casualty(Series 27, Ep.44)  Well, that was dramatic, wasn’t it? Jeff and Tom trapped inside a prison in the middle of a riot, with Tom’s killer of a father busy having a heart attack, and Dixie watching helplessly on the prison’s CCTV while prison officers were being thrown off balconies and things were being set on fire. The worst bit was Jeff being subjected to a “kangaroo court” – sat on a chair surrounded by violent thugs who were convinced he was a plant (as in working for the prison, not a leafy thing, despite the green uniform). Jeff has the nicest teeth on British TV, so I spent most of the episode worrying about them.

jeff casualtyDixie was marvellous, flinging herself into danger in order to retrieve her colleagues and their patient. She was rewarded by a date with the prison governor. Tom was rewarded by a kiss or two from Sam, which was very lovely to see. Jeff’s reward was that his nephew (is it his nephew?) Jamie had been worried about him. But I’m hoping everyone gets sent to see the staff counsellor, because we don’t want Jeffrey naked and quivering in the shower again (or do we?), which can happen when he’s post-traumatised.

Talking of trauma, back in the relative calm of A&E Tess and Zoe had to deal with a child who had a bad headache. They were puzzled as to the cause, but I wasn’t because I passed my F2 exams at the Holby School of Televisual Medicine some time ago and I knew it was carbon monoxide poisoning. Luckily the little brother who’d been left home alone was found before it was too late.

Tess is very good at looking after the young ‘uns, but she told Dr Zoe Hanna that she won’t be looking after her own young ‘un anytime soon, because she’s not planning to keep the baby. The father doesn’t want a baby, she told Zoe. Let’s wait and find out, when Fletch finds out.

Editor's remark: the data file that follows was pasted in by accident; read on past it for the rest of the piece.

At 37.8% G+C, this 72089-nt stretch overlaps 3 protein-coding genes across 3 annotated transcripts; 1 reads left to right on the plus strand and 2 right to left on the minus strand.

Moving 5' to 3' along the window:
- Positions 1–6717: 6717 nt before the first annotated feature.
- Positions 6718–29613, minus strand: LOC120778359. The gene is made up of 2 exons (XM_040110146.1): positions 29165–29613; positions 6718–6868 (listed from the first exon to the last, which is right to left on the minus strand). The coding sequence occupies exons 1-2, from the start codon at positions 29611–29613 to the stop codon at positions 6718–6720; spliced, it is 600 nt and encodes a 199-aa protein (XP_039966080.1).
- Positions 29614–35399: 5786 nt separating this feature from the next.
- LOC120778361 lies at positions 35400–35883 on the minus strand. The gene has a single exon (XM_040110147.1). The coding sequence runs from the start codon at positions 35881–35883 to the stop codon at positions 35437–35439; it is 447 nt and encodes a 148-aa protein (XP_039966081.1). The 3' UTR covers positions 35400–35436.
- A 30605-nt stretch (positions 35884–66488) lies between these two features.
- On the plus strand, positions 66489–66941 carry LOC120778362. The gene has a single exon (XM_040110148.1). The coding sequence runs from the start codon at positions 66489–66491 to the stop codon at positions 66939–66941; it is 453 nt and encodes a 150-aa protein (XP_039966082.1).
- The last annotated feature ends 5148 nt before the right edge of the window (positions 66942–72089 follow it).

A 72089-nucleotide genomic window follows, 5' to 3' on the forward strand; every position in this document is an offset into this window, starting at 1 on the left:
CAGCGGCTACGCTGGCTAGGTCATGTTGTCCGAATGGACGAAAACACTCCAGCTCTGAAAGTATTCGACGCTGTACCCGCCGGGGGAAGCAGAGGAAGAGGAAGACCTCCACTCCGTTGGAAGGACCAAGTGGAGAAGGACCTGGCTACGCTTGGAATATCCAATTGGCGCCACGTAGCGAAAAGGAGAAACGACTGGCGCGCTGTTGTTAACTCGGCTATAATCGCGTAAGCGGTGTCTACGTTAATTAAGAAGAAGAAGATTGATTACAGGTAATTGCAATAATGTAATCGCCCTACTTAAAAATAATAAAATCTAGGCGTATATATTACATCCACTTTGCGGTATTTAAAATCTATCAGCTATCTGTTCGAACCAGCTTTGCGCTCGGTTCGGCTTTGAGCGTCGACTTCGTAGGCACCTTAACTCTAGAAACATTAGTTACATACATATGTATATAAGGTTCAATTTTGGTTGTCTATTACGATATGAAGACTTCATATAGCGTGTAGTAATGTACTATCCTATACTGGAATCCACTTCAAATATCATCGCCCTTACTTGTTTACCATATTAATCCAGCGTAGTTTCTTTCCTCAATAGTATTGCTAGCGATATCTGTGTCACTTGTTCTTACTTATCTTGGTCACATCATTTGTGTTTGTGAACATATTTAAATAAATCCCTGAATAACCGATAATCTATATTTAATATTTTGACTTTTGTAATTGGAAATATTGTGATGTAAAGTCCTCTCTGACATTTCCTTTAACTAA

tam casualtySpeaking of whom, I noticed that Sam and Tom are routinely described as “Tam” on Twitter and that. Is anyone talking about “Tetch” or “Fless,” or is everyone too busy going “Ewwwwww!!!”?

Posted by PLA          (more Casualty here, and Holby City reviews here)


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Casualty: I predict a riot

(Series 27, Ep.43) It’s been a while since I blogged about Casualty, because I don’t manage to watch it very often. I was tempted back in after reading an interview with Oliver Coleman (Dr Tom Kent) about tonight’s episode. It all sounded dreadfully exciting – post-watershed prison riot scenes, personal danger, flames…

So I watched last week’s on iPlayer, and I was very glad I did because it set the scene for what’s going to happen tonight. And it was a thoroughly enjoyable episode.

casualty tom kentLovely Dr Tom Kent was at the prison to meet the biological father he never knew he had. Well, obviously he knew he had a biological father – he’s a doctor after all – but not this particular one.  Brian Protheroe, who played the father Peter Marshall, was excellently cast. Physically he looks a lot like an older Tom Kent, and he even has the same stillness and air of capability about him. Marshall was also like his son in that he was a caring sort of person who had a mentoring role to a younger prisoner who had Asperger’s. Unlike his son, he was in prison for killing someone.   Continue reading

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Coronation Street: Baby love